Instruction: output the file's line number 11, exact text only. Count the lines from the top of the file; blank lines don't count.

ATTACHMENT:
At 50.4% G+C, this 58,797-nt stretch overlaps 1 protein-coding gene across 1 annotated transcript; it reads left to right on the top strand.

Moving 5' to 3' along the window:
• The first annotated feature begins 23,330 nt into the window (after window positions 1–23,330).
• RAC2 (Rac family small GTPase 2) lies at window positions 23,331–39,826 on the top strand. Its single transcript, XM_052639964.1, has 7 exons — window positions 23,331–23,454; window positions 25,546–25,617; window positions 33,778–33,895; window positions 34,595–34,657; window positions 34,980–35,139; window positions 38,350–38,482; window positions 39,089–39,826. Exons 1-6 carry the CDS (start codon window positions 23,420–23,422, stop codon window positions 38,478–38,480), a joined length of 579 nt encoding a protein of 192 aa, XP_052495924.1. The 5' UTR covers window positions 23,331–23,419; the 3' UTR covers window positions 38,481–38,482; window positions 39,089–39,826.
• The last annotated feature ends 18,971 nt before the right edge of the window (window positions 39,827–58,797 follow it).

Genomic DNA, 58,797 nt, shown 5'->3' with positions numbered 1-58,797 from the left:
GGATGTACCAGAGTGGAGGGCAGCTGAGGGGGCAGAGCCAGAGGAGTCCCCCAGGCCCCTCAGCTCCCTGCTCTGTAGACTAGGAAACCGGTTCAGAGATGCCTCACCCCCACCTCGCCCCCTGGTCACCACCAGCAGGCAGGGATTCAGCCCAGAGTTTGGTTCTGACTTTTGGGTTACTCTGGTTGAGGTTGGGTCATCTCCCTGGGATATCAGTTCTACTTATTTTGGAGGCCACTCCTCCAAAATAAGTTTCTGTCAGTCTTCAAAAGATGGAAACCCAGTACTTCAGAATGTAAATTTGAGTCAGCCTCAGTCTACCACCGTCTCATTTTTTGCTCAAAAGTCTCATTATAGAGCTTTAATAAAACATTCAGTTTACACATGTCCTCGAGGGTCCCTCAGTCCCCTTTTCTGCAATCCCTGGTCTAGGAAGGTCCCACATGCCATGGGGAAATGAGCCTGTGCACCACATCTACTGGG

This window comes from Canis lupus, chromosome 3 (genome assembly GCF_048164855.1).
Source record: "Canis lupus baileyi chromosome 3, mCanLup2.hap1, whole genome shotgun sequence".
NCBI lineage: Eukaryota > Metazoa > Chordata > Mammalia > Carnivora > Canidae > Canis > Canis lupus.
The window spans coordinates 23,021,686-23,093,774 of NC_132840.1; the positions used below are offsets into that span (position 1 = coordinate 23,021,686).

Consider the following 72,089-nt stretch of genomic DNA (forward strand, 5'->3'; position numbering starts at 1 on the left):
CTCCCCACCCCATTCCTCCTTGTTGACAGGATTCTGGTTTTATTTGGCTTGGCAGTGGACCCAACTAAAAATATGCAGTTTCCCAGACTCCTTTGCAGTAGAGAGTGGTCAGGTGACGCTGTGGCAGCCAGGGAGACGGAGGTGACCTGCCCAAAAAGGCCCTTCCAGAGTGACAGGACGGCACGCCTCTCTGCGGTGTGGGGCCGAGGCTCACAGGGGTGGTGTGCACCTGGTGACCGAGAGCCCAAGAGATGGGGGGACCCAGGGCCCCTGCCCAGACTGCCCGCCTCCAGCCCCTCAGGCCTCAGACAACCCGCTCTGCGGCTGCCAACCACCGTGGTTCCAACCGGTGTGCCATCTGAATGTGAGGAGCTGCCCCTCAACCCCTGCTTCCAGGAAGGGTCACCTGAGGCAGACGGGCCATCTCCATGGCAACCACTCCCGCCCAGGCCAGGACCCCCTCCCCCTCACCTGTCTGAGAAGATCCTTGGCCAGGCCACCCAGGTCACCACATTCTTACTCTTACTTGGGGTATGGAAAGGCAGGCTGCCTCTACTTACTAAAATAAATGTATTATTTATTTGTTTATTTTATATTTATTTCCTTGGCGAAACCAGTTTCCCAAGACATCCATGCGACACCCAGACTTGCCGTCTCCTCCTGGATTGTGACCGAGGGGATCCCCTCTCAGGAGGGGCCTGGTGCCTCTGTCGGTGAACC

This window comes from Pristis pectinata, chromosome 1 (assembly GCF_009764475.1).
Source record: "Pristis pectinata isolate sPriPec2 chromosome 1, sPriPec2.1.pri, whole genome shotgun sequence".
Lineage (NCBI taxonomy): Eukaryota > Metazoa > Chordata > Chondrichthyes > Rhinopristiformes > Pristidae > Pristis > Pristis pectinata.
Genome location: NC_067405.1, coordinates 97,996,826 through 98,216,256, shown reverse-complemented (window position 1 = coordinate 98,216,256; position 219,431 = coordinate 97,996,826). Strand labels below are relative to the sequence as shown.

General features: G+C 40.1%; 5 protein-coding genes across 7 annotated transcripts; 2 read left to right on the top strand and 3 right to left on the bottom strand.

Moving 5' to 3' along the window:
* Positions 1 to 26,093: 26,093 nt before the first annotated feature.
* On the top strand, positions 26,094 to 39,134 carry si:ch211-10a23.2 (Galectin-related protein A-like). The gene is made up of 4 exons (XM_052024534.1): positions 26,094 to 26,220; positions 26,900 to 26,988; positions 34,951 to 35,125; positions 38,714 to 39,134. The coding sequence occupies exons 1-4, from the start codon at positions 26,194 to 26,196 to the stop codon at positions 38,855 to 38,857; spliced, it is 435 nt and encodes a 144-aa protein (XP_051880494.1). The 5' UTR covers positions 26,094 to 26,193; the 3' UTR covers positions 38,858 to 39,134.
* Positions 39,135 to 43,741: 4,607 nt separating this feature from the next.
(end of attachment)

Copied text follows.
The window spans coordinates 23,021,686-23,093,774 of NC_132840.1; the positions used below are offsets into that span (position 1 = coordinate 23,021,686).